Is your main problem the topic of discussion (politics), or rather than the discussions have a tendency to go beyond casual consversation?
If you have an issue with the topic of politics,
then I'm afraid there's not much you can do.
In example 2, based on your description, the entire family actively wants to discuss politics. They're allowed to do so, especially if all of them wish to do so.
Similarly: If they were all into dancing instead of politics, it'd be okay for you to not dance; but it wouldn't be okay for you to tell them to stop dancing.
In example 1, your relative seems to bring up something about you (that just happens to contain a political opinion), rather than trying to discuss politics for the sake of discussing politics. The fact that he immediately opens up a conversation in a direct manner, seems to be done with comical intention (comically overplaying the importance of your opinion on drilling).
Similarly: I am someone with an outspoken opinion about disliking Apple and their products. I might open up a conversation with my friend (who bought his first iPhone) by saying something like "So, an iPhone, huh?". As long as it's clear I'm being comical, and the person actually gets the joke, I'm not being offensive nor am I trying to spark a heated debate.
You may not like discussing politics. But your interpersonal issue is essentially no different from disliking other topics of conversation. All my friends have recently bought and/or renovated a house. Since then, as the only friend in the circle who still rents a place, I feel fairly disinterested in the almost constant talk about mortgages and renovations. Being in this position, I have three choices:
- Avoid the friends, so that I can avoid the topic of discussion.
- Forcibly change the topic, or directly ask them to change topics.
- Accept that they are talking about something that is important to them, even if that means I'll be observing more than participating.
1 is not always viable, and even then it's still a bad solution. 2 is fairly rude; you don't get to decide what others want to talk about.
Which is why I chose option 3. I let them talk about it, and the topic of conversation has died down after a year (since most of them are doing other things now).
Unfortunately for you, politics is a neverending source of discussion. It's likely that the family will always find some political issue to discuss.
But if that it the case, then that also inherently proves that the family wishes to discuss politics, and you shouldn't be telling people what they are allowed to talk about.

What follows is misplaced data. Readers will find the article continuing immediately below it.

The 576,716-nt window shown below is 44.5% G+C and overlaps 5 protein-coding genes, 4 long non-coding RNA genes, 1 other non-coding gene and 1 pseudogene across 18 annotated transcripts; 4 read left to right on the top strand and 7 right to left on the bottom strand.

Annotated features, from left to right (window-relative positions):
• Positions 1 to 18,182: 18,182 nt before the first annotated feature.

I would suggest you don't get involved with the discussion, politely responding when someone addresses you directly but without trying to further the discussion.
Eventually, someone will recognize that you're not getting involved with the discussion, and will talk to you about something else (at least, that's been my experience in most close-knit social gatherings)
If you have an issue with the intensity of the discussion,
you have more of a say. Note that you still cannot ask people to not talk about politics. But you can address the nature of the discussion you're a part of.
- When first joining in the conversation, remark that you don't have a strong opinion on the topic. This makes it harder for someone to dig into a debate with you about how wrong you are (which is usually how political discussions derail).
- Only engage in a discussion when you want to. If you don't want to, remain polite but try to avoid furthering the discussion. People who engage in political discussions tend to look for opposing arguments. If you don't oppose their argument, they will generally not lock onto you as a discussion partner.
- If you don't want to engage in the discussion, consider the option of remaining an observer and not just walking away. It means that you're still participating in a social event, even if you're not adding much to the discussion. Maybe the discussion eventually reaches a more interesting focus for you, at which point you can chime in. Even if it doesn't, listening to others' argument will teach you about the person. You're still getting to know them, even if they don't quite get to know you because you're not an active part of the discussion.
- When someone tells you their (conflicting) opinion, focus on the positive parts of what they said (it's well-reasoned, you see that there is merit to that line of thinking, he's definitely not alone in thinking this way, ...) Do not point out flaws in their argument, that just puts fuel to the fire.
- When you feel that the discussion is getting out of hand, you can mention that. Mention that you're out of your comfort zone, or that you're not really able to discuss the nitty gritty details, or that you feel it's not the right time to go over the finer points.